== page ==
Protocol for Addressing Incidents of Hate and/or Discrimination

Staff Expectations for Student Incidents

 

  • Stop the behaviour immediately.

  • Reinforce school/department conduct expectations.

  • Respond publicly in a manner that all bystanders can hear you. 

  • Explain that silence from bystanders implies acceptance and approval. It is every student's and employee's responsibility to stand up against all forms of hate. 

  • Acknowledge that the experience is harmful, can result in trauma and can affect victims' mental health, sense of mattering and belonging. 

  • Ask the student or employee how they would like to be supported. Do not make assumptions about what the student or employee needs.

  • Name what you have seen or heard (incidents of discrimination or hate, including but not limited to anti-Indigenous racism, ableism, anti-Asian racism, anti-Black racism, antisemitism, classism, homophobia, Islamophobia, sexism, transphobia).

  • Never use the exact slur (e.g. never use the actual n-word or pejorative terms to describe Indigenous peoples, racial, ethnic, religious, sex, gender, sexual orientation, and or/disability attributes, etc.).

  • Be clear that the use of pejorative terms, racial or other slurs or epithets has no place in our school board.

  • Report the behaviour to the principal or vice-principal. 

  • The principal enters the incident in RESOLVE and reports it to the superintendent.

  • In consultation and collaboration with the administration and superintendent, consult with families about supporting students. When collaborating with families, always consider the safety and privacy of 2SLGBTQ+ students. Similarly, consider safety factors that may result in further harm to students of other or intersecting identities.

  • Record what happened, including names of witnesses.

  • Preserve all pertinent evidence such as photographs, documents, screenshots, etc., and hand them over to school administrators as soon as possible.

  • Revisit how the student or employee would like to be supported. Do not make assumptions about student or employee needs.

  • Consult with the local superintendent and consider putting in a plan for safety and care in place as part of wraparound supports for the victim(s).

  • Let staff know that you will work with Human Resource services to access support, including identity-specific support. Staff can always confidentially access comPysch or the Board’s Employee and Family Assistance Program.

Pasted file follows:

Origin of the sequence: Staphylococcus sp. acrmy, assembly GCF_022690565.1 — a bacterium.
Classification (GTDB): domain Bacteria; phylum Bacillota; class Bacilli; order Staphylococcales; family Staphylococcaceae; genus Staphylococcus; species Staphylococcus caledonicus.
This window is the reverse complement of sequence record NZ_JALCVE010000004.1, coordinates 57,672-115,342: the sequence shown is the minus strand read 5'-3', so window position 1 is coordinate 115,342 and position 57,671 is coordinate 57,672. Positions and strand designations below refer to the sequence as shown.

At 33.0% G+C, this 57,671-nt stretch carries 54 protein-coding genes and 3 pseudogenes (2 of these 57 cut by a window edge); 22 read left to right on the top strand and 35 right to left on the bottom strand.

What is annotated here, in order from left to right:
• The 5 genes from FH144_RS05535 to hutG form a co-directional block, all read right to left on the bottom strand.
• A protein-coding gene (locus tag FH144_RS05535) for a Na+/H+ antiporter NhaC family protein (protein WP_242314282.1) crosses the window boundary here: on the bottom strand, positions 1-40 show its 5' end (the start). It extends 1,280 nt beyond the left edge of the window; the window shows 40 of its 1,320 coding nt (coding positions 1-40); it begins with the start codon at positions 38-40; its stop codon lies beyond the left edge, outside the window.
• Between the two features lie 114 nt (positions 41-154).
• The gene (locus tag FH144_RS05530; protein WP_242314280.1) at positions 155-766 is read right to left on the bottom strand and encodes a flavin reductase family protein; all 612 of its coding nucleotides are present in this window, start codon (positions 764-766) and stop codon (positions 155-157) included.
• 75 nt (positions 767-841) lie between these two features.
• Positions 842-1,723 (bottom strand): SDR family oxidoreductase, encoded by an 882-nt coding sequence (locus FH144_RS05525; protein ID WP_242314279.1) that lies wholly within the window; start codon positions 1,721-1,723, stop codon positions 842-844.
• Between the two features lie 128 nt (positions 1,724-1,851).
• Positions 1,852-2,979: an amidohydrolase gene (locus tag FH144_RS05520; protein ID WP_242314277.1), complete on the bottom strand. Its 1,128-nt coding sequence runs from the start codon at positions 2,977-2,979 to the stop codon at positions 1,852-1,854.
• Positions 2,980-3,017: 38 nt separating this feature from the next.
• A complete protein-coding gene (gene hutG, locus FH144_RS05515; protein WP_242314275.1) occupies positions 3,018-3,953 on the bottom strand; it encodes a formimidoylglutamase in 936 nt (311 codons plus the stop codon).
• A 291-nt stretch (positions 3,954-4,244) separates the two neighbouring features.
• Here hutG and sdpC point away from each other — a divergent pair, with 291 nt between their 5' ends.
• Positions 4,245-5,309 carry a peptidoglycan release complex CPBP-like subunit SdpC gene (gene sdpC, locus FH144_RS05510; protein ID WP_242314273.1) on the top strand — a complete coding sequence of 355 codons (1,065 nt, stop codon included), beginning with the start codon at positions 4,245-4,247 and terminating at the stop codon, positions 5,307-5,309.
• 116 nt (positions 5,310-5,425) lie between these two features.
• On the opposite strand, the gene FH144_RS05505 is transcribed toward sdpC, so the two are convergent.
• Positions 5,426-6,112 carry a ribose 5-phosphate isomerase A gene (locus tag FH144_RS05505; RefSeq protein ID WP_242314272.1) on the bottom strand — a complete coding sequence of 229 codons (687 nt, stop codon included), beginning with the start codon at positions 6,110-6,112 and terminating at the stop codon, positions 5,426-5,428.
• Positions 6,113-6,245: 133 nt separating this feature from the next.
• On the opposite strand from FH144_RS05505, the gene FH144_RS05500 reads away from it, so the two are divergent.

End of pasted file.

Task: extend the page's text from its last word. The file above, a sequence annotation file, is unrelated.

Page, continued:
• In consultation and collaboration with the local superintendent, administrators and/or school staff will offer school and system support after consulting with families.

  • Connect with departments as needed to support the victim (e.g. Caring and Safe Schools, Guidance Counsellors, Human Rights Commissioners Office, Inclusive School and Community Services, Student Services and Well-Being, HRS).

  • The immediate conducting of a fact-finding preliminary inquiry by the principal/vice-principal or supervisor.

  • Using relevant YRDSB policy and procedures, the principal will conduct a more thorough and formal investigation. Use the Guide for Administrators: Conducting Student Investigations or other resources.

  • Using the Police and School Boards protocol and in consultation with the superintendent as needed, determine if a report to York Regional Police is required.

  • Education should begin after the behaviour has stopped. Reach out to Inclusive School and Community Services for resources as needed.

  • Consider school/department culture that may have contributed to the action/behaviour and make a learning plan to educate all students and staff affected by this. Be sure to include bystanders.

  • Reach out to Board services for support as needed (e.g. Caring and Safe Schools, Corporate Communications, Curriculum and Instructional Services, Human Resource Services, Inclusive School and Community Services, Student Services and Well-Being).

  • Evaluate what school-wide/department actions should be taken for learning and prevention.

  • Refer to YRDSB policies and procedures.

  • In consultation with the local superintendent, consider whether disciplinary action will support prevention of future action/behaviour.

  • In consultation with families, plan for restorative practices if they are open and willing to participate (consult with Caring and Safe Schools for procedures).

  • Depending on the nature of the incident, the Director or another senior leader might have a supportive conversation with the victim and perhaps the victim’s family, and would consider offering an apology.